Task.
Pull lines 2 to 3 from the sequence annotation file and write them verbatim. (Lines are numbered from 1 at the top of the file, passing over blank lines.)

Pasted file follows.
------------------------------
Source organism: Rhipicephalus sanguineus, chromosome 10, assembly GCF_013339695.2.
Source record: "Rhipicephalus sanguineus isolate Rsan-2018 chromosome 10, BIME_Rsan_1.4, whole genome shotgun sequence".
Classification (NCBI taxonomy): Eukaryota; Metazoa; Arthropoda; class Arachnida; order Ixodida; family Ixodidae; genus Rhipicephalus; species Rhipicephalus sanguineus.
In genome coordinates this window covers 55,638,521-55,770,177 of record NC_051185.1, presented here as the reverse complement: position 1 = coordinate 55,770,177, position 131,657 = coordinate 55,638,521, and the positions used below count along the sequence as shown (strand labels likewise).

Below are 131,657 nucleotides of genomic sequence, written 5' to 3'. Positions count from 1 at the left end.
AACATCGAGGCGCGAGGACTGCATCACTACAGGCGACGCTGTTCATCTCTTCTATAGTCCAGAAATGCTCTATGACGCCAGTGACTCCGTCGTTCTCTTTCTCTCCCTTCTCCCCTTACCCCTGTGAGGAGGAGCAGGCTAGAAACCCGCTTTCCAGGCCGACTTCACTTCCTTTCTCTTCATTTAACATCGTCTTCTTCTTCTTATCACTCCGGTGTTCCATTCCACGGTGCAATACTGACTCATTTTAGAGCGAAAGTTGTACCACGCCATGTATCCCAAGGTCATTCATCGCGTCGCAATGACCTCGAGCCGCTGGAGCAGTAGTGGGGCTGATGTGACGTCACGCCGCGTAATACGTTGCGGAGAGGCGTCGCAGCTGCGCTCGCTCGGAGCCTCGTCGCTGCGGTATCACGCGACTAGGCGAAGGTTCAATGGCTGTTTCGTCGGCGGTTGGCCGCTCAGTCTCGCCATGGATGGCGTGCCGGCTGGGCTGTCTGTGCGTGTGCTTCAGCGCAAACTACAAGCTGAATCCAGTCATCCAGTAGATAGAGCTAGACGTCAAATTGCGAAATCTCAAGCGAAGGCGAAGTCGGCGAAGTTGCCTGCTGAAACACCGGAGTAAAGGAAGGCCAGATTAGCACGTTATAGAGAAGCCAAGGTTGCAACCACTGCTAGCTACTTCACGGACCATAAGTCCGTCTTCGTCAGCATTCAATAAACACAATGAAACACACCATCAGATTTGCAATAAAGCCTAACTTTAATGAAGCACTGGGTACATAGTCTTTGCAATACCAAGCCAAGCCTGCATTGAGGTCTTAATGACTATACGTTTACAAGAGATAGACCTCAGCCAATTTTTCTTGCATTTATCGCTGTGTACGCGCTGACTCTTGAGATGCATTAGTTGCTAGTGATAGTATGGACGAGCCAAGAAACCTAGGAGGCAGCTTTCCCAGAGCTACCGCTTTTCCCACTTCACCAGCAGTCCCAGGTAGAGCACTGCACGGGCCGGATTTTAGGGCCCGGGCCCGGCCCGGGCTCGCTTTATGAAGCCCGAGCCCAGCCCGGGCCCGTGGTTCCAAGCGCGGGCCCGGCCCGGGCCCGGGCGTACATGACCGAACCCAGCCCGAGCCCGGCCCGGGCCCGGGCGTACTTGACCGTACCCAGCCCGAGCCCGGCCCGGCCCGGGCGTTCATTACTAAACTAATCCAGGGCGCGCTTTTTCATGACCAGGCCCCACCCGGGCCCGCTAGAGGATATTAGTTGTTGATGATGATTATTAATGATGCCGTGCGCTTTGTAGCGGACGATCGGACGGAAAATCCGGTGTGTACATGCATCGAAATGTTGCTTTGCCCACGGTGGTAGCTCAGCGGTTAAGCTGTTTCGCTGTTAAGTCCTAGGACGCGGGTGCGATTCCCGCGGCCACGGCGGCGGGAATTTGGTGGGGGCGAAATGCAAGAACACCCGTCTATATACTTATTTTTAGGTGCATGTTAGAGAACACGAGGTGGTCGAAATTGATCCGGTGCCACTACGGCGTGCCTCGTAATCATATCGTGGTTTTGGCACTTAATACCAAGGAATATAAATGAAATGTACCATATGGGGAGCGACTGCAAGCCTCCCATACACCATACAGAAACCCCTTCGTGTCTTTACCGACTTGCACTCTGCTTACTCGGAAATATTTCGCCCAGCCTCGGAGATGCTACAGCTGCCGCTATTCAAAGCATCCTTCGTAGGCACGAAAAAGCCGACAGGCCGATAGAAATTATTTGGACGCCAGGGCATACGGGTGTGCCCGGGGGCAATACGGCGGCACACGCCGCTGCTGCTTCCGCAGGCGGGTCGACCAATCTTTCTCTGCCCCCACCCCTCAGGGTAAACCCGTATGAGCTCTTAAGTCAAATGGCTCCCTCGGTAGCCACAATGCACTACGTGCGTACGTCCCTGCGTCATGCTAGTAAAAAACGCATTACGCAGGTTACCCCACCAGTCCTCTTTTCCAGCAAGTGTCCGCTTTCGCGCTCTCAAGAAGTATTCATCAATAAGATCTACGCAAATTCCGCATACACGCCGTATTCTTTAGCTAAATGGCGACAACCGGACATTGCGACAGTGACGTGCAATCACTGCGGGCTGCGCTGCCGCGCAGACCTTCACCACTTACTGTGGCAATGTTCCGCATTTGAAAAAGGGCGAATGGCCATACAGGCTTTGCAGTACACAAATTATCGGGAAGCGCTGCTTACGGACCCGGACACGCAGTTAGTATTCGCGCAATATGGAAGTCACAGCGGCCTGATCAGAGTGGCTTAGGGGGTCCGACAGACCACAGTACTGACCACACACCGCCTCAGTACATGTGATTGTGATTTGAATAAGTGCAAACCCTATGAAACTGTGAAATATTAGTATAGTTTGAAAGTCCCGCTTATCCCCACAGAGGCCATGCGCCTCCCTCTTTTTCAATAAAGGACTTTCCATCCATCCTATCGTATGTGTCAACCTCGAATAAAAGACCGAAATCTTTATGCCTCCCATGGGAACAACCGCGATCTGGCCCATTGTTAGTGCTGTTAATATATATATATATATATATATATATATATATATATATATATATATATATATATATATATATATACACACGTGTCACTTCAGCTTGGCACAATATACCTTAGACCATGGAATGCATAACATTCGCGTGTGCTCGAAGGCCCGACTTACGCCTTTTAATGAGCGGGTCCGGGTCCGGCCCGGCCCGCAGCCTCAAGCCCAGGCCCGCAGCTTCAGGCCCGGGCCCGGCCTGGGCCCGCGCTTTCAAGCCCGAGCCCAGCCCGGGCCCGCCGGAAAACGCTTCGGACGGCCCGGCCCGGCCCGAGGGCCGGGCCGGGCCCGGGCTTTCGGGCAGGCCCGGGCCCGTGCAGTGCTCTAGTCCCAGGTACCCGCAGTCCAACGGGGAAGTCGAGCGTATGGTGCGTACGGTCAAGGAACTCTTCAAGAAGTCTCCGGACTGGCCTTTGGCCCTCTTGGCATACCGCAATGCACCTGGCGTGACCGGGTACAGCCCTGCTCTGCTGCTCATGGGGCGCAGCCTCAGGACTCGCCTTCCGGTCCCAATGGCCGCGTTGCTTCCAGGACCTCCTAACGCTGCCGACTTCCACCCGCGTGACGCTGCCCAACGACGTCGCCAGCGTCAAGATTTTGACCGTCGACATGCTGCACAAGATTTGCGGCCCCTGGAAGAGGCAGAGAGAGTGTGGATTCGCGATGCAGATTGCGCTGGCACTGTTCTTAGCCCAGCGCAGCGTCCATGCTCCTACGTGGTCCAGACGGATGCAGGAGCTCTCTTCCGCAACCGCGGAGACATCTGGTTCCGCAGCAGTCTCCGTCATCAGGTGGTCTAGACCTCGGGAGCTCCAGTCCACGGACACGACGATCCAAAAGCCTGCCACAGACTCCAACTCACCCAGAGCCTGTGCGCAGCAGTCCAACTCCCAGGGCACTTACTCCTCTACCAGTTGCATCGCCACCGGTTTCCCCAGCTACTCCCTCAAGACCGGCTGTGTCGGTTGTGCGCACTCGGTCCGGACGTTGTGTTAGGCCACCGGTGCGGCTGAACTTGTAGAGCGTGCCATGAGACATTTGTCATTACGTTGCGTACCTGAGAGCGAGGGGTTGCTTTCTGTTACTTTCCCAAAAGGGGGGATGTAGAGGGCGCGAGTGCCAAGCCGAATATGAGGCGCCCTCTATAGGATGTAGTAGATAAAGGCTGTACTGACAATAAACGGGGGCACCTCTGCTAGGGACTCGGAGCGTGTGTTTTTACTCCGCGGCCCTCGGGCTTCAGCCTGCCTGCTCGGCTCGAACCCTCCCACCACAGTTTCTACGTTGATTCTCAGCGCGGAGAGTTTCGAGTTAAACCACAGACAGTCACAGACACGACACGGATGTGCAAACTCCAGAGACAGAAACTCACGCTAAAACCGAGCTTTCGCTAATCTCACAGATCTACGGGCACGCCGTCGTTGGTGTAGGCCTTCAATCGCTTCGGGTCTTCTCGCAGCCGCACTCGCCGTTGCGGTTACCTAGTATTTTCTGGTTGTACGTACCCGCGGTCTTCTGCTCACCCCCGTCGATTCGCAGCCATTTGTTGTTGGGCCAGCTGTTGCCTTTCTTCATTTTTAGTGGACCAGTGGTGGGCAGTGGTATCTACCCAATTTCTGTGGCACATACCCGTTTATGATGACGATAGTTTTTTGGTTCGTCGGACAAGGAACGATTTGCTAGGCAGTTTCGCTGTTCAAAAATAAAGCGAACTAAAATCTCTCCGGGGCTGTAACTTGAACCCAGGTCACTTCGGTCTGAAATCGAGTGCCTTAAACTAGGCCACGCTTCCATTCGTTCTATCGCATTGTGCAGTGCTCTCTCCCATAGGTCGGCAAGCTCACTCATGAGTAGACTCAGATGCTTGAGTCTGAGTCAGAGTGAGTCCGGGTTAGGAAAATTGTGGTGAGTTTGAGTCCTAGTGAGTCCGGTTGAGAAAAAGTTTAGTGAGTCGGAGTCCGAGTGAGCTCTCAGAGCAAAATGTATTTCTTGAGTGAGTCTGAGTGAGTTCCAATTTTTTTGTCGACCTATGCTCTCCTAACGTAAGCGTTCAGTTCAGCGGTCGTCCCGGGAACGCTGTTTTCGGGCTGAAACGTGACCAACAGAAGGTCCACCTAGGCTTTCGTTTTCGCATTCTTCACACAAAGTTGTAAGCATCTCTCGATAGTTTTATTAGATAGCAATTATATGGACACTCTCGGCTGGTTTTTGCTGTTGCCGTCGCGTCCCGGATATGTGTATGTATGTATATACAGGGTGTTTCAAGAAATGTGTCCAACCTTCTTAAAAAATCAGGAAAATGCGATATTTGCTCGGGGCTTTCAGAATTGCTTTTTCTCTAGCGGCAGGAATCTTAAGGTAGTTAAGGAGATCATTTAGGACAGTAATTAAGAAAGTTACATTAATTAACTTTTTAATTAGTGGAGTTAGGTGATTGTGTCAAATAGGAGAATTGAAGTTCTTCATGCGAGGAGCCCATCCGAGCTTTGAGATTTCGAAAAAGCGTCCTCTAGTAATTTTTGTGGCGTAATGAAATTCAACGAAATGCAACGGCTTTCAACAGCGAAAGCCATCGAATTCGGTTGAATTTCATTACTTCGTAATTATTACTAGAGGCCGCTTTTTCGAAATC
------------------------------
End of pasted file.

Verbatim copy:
Source record: "Rhipicephalus sanguineus isolate Rsan-2018 chromosome 10, BIME_Rsan_1.4, whole genome shotgun sequence".
Classification (NCBI taxonomy): Eukaryota; Metazoa; Arthropoda; class Arachnida; order Ixodida; family Ixodidae; genus Rhipicephalus; species Rhipicephalus sanguineus.